Reagan and the Hostages

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Here’s something I missed when it first came out a few weeks ago. It turns out that Chase Manhattan Bank was instrumental in getting the Shah of Iran admitted to the United States for medical treatment in 1979, which led directly to the Iran hostage crisis that eventually doomed Jimmy Carter’s presidency. The whole thing was called Project Eagle and was coordinated by Joseph Reed, the chief of staff to the bank’s chairman, David Rockefeller.

But that’s not all. After touching off the hostage crisis, Project Eagle was then redirected to ensuring that they didn’t get released too soon:

After the hostages were taken, the Carter administration worked desperately to try to free the captives….[But] the team around Mr. Rockefeller, a lifelong Republican with a dim view of Mr. Carter’s dovish foreign policy, collaborated closely with the Reagan campaign in its efforts to pre-empt and discourage what it derisively labeled an “October surprise” — a pre-election release of the American hostages, the papers show.

The Chase team helped the Reagan campaign gather and spread rumors about possible payoffs to win the release, a propaganda effort that Carter administration officials have said impeded talks to free the captives.

“I had given my all” to thwarting any effort by the Carter officials “to pull off the long-suspected ‘October surprise,’” Mr. Reed wrote in a letter to his family after the election, apparently referring to the Chase effort to track and discourage a hostage release deal. He was later named Mr. Reagan’s ambassador to Morocco.

This is a conspiracy theory of longstanding—namely that the Reagan campaign tried to prevent the release of the Iranian hostages before Election Day 1980. But according to notes he wrote at the time, it sure sounds like Reed worked closely with Reagan’s people on exactly that. Such patriots.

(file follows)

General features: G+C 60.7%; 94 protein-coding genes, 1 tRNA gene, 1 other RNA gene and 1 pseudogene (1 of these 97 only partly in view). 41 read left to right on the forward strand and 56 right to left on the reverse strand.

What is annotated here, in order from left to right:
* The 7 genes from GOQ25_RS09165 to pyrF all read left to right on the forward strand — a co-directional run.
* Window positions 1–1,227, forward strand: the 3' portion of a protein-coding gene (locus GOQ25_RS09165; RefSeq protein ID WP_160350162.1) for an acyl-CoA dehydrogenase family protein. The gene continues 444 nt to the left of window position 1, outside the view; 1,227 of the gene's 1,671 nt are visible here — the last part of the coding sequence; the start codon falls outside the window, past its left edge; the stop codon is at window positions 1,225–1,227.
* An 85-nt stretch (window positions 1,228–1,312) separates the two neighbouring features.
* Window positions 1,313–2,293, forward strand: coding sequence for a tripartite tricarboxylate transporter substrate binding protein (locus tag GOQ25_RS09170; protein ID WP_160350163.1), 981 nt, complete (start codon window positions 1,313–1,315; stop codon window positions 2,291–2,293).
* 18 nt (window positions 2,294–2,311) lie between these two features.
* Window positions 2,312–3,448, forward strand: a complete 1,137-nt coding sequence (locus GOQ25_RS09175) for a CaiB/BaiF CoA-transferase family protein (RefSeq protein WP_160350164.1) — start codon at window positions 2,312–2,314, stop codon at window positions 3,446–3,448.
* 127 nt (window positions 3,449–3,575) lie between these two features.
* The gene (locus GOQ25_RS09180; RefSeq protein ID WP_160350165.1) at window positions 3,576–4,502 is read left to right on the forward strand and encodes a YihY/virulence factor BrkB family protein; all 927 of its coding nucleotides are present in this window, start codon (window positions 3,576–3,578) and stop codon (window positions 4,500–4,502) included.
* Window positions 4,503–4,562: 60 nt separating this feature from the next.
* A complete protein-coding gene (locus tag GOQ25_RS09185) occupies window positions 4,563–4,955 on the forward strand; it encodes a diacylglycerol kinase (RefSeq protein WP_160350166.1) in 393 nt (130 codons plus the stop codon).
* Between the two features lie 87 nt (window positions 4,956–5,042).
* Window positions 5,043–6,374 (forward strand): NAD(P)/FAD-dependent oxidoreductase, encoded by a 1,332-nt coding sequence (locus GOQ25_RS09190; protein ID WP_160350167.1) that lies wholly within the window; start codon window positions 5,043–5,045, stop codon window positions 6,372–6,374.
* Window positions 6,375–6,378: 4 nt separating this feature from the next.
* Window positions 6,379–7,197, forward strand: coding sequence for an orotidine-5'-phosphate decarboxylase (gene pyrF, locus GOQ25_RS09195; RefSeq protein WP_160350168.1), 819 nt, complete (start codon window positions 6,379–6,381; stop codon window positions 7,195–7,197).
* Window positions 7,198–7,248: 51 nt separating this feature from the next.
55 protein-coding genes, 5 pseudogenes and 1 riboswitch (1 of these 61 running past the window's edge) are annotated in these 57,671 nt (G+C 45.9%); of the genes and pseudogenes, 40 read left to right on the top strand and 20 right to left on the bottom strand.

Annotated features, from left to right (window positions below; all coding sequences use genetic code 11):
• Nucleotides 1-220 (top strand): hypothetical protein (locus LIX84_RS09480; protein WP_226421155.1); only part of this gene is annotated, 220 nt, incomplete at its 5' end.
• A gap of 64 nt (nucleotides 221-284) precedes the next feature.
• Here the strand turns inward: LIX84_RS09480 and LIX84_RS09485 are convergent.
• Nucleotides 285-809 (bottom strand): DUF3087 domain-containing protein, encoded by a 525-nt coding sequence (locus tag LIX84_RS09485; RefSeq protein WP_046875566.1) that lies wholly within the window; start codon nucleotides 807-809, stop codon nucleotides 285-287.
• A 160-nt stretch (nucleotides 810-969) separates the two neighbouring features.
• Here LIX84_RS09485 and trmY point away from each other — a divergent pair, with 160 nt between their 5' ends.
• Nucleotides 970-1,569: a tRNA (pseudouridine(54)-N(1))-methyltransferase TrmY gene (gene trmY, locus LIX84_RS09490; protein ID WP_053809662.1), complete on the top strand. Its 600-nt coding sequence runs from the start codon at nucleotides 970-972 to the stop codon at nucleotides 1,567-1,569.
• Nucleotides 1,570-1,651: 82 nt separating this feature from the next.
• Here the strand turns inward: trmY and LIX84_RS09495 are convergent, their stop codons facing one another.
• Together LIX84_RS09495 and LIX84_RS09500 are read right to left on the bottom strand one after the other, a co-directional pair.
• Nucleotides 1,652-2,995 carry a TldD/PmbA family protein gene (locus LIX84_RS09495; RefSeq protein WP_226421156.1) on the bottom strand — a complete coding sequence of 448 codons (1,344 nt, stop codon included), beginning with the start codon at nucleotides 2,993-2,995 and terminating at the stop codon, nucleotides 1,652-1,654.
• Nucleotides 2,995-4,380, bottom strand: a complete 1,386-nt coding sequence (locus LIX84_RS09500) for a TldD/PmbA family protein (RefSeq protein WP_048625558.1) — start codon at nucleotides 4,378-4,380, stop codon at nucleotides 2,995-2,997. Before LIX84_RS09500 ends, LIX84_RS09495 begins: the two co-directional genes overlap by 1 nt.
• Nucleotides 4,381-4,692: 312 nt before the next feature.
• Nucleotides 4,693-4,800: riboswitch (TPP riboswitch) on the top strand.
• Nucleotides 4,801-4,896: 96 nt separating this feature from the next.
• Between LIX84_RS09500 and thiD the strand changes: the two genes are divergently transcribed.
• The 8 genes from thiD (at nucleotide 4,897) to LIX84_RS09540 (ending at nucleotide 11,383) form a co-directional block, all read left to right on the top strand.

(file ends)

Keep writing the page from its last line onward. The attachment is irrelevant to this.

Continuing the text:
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We didn't know what to expect when we told you we needed to raise $400,000 before our fiscal year closed on June 30, and we're thrilled to report that our incredible community of readers contributed some $415,000 to help us keep charging as hard as we can during this crazy year.

You just sent an incredible message: that quality journalism doesn't have to answer to advertisers, billionaires, or hedge funds; that newsrooms can eke out an existence thanks primarily to the generosity of its readers. That's so powerful. Especially during what's been called a "media extinction event" when those looking to make a profit from the news pull back, the Mother Jones community steps in.

The months and years ahead won't be easy. Far from it. But there's no one we'd rather face the big challenges with than you, our committed and passionate readers, and our team of fearless reporters who show up every day.

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